The N700S have now begun running on the Tokaido Shinkansen Line between Tokyo and Shin-Osaka. The new model of bullet train will have cutting-edge new features which reduce air resistance and noise in comparison to current models. It is the first fully remodeled bullet train in 13 years.
The front of the train is more streamlined and angular, and the interior also has new features to make journeys more comfortable for passengers. The reclining seats are specially-designed so the backrest and seat move in tandem and all seats have a power socket for mobile devices.
On 1 July 2020, the Central Japan Railway Co. officially launched the N700S trains into revenue service on the Tokaido Shinkansen with a ceremony at Tokyo station.
The company believes the lithium-ion battery self-propulsion system will be extremely useful during power outages or earthquakes. Trains that otherwise might be left stranded in bridges or tunnels will be able to operate catenary-free at low speed to the nearest station. Four of the N700S train’s 16 cars carry batteries on the underside of its carriages.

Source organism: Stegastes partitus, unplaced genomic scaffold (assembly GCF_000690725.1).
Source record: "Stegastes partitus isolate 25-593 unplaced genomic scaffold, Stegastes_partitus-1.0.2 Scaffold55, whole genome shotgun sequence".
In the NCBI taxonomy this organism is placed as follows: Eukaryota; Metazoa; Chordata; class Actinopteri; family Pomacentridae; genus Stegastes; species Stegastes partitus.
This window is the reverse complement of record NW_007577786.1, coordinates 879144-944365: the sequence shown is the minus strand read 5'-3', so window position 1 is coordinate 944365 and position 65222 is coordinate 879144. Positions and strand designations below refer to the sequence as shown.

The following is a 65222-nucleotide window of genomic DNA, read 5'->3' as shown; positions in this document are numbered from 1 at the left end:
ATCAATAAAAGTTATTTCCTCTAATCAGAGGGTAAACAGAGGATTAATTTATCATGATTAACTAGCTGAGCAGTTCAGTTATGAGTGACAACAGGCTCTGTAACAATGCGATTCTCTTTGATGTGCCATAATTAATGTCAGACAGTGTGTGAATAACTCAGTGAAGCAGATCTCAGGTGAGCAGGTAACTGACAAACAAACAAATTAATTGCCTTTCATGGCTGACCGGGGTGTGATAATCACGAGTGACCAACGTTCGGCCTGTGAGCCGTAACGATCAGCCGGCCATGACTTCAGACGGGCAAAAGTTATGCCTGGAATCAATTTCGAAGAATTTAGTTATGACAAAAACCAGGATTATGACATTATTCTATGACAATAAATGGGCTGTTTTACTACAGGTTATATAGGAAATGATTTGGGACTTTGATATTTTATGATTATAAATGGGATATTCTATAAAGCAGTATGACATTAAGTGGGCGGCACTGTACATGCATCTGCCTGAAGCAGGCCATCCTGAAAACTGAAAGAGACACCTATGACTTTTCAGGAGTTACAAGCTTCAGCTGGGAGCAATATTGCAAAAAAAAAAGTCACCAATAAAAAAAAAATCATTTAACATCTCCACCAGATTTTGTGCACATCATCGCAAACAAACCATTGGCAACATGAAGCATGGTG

The N700 series is also operating on the Tokaido and Sanyo Lines (with the Nozomi, Kodama, and Hikari trains, the last two included with the Japan Rail Pass). A record maximum speed of 332km/h was reached in 2009 between Maibara and Kyoto during the series’ high-speed trials.
This fleet of bullet trains hasnow entered service on the Tokaido Shinkansen in July 2020.
The N700A was launched in 2013, and the ‘A’ suffix stands for ‘Advanced’. The suffix of the N700S stands for ‘supreme’ to signify the progression in design, technology, and comfort. It is the 6th-generation model of the N700 series and intended to be the best.
Other technological improvements include the utilization of a new type of active suspension will make journeys feel smoother. There are also be refinements to the ATC (Automatic Train Control) and the braking systems to allow for shorter braking distances in the event of emergencies.
Credit for images by Kyodo News photographers